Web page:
Computer storage technology
Mata-Toledo, Ramon A. Department of Computer Science, James Madison University, Harrisonburg, Virginia.
Gupta, Pranshu Department of Mathematics and Computer Science, DeSales University, Center Valley, Pennsylvania.
Show previous versions
- Computer storage technology, published 2016:Download PDF Get Adobe Acrobat Reader
- Computer storage technology, published 2014:Download PDF Get Adobe Acrobat Reader
- Characteristics of storage
- Memory hierarchy
- Primary storage
- Secondary storage
- Tertiary storage
- Offline storage
- Enterprise-level storage
- Links to Primary Literature
- Additional Readings
The hardware components, both internal and external, of a computer used to read (retrieve) or write (save) digital data. The ability to read and write data is an essential function of a computer and of the so-called von Neumann architecture (stored-program computer) on which most computers are based. In computers, the central processing unit (CPU or the processor) is the electronic component that carries out the instructions of a program. The CPU performs the arithmetic, logical, control, and input/output (I/O) operations specified by a program stored in main memory. The data itself can be stored in main memory or in some external device. Modern computers may have a large amount of main memory, sometimes on the order of terabytes (1012 bytes). A byte (eight bits or binary digits) is the basic memory unit of the computer. A bit can only hold a single value of 0 or 1. However, there are still applications for which even that amount of memory is not enough. In early computer systems, memory technology was very limited in speed and size and was very expensive; for example, around 1978, 512 kilobytes cost about U.S. $100,000. A kilobyte is equivalent to 1024 bytes. The word kilo, which generally means 1000, is used here as 1024, because bytes and all multiples are powers of 2 (210 = 1024). Since the mid-1980s, the advent of high-density, high-speed, random-access memory (RAM) chips has reduced the cost of memory by more than two orders of magnitude. Memory chips now are no larger than 6 mm2 and contain all the essential hardware to store thousands of bits of data or instructions (Fig. 1). See also: Bit; Computer; Computer architecture; Computer programming; Digital computer; Numerical representation (computers)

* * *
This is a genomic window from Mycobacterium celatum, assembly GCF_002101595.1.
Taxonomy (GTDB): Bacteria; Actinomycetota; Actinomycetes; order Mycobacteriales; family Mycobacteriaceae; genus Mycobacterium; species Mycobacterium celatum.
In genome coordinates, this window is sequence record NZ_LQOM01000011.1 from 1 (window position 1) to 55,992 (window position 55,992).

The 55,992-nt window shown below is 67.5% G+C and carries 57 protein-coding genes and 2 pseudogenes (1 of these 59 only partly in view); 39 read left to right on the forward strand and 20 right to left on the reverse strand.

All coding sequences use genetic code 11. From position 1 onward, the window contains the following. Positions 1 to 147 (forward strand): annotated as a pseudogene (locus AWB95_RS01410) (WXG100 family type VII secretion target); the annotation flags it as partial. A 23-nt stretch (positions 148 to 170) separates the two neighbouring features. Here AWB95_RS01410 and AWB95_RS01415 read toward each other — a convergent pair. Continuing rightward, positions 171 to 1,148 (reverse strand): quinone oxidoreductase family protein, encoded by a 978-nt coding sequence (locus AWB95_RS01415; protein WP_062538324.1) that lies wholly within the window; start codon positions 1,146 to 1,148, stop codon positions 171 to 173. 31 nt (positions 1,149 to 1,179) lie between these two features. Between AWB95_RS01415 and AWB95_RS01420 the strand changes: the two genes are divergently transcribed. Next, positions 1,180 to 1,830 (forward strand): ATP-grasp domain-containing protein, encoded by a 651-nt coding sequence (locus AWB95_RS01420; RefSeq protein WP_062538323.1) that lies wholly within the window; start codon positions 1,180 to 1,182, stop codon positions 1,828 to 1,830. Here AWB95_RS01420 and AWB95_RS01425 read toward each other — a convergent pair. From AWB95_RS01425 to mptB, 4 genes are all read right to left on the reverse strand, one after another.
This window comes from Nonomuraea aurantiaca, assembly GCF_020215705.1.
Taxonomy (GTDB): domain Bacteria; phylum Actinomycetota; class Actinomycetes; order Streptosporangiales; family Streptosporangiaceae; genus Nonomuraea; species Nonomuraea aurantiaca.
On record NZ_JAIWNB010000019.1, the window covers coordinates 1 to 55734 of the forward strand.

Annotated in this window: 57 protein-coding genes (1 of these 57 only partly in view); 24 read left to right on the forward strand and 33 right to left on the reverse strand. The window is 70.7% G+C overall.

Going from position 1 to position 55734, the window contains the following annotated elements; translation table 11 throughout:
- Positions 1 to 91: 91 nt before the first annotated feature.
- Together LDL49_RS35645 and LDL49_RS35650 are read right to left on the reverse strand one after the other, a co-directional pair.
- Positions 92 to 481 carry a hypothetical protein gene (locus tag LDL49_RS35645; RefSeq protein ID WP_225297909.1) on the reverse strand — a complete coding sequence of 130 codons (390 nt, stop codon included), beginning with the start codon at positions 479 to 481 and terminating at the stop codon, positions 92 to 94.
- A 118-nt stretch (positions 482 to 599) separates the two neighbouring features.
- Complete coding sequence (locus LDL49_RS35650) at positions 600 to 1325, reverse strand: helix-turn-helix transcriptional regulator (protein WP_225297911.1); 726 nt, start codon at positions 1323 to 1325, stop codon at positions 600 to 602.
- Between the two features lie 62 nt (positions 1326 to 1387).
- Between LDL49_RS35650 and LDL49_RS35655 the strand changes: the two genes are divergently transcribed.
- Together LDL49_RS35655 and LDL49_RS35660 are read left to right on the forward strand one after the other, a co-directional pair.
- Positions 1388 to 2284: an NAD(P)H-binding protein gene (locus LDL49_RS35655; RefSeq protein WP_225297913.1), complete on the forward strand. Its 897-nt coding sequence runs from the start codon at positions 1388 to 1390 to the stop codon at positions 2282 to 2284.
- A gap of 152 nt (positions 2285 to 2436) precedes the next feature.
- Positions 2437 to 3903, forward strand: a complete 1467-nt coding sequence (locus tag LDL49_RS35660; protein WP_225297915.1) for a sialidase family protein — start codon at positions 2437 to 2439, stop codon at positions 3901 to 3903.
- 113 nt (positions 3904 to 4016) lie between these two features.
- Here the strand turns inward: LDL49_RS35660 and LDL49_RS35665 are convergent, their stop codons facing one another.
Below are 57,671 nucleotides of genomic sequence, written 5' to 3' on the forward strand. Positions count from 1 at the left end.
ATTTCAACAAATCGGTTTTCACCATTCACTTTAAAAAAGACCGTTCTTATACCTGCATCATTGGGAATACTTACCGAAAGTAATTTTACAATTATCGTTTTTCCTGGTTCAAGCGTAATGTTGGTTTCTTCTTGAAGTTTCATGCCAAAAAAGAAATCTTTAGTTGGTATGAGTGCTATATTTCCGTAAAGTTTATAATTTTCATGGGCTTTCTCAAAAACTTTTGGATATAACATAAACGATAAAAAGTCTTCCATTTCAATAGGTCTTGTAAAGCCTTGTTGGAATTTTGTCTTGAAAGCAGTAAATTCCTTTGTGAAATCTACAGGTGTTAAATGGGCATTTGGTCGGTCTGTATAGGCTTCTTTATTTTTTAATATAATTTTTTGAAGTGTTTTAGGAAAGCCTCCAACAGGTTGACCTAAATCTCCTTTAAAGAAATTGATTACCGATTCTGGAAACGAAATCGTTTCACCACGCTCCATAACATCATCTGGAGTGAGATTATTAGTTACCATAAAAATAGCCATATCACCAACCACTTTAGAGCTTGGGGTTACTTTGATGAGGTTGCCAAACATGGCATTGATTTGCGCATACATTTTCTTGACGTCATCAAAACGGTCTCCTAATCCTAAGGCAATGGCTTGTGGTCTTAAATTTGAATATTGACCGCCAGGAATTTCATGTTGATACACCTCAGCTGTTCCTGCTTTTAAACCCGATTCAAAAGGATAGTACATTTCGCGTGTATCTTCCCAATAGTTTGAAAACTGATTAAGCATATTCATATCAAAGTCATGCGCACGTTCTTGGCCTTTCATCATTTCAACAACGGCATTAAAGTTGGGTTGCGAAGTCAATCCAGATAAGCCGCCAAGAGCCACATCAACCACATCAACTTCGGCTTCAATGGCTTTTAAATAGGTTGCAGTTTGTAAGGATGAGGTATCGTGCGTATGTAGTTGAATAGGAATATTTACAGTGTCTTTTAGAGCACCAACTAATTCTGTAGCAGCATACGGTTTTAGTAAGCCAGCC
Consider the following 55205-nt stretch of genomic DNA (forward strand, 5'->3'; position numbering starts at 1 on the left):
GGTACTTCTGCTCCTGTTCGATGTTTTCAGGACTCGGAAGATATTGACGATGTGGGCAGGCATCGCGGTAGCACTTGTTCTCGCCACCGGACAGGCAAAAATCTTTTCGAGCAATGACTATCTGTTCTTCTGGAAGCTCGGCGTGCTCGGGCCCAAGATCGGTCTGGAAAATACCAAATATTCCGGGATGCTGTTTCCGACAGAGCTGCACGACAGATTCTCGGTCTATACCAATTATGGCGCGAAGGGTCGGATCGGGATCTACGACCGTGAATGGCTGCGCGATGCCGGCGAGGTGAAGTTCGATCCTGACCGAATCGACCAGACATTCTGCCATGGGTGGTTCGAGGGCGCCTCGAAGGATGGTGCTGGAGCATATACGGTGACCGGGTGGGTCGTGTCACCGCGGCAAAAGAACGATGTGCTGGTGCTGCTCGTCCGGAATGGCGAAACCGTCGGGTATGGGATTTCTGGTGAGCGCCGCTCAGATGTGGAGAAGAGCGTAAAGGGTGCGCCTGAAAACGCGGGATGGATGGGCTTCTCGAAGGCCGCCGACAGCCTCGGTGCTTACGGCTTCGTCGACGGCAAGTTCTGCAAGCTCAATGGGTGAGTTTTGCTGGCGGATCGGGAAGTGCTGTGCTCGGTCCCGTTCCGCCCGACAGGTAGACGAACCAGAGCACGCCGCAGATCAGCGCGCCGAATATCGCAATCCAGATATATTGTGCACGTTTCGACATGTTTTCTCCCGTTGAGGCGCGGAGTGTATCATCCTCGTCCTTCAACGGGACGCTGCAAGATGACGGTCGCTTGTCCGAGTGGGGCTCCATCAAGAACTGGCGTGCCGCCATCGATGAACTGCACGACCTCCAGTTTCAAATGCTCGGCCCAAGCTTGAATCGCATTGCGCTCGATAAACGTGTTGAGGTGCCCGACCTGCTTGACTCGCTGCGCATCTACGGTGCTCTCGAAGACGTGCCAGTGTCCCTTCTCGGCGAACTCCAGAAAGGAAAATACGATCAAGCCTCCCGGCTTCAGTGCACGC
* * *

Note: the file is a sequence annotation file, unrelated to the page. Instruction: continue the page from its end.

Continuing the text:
The content above is only an excerpt.
for your institution. Subscribe
To learn more about subscribing to AccessScience, or to request a no-risk trial of this award-winning scientific reference for your institution, fill in your information and a member of our Sales Team will contact you as soon as possible.
to your librarian. Recommend
Let your librarian know about the award-winning gateway to the most trustworthy and accurate scientific information.
AccessScience provides the most accurate and trustworthy scientific information available.
Recognized as an award-winning gateway to scientific knowledge, AccessScience is an amazing online resource that contains high-quality reference material written specifically for students. Its dedicated editorial team is led by Sagan Award winner John Rennie. Contributors include more than 9000 highly qualified scientists and 39 Nobel Prize winners.
MORE THAN 8500 articles and Research Reviews covering all major scientific disciplines and encompassing the McGraw-Hill Encyclopedia of Science & Technology and McGraw-Hill Yearbook of Science & Technology
115,000-PLUS definitions from the McGraw-Hill Dictionary of Scientific and Technical Terms
3000 biographies of notable scientific figures
MORE THAN 17,000 downloadable images and animations illustrating key topics
ENGAGING VIDEOS highlighting the life and work of award-winning scientists
SUGGESTIONS FOR FURTHER STUDY and additional readings to guide students to deeper understanding and research
LINKS TO CITABLE LITERATURE help students expand their knowledge using primary sources of information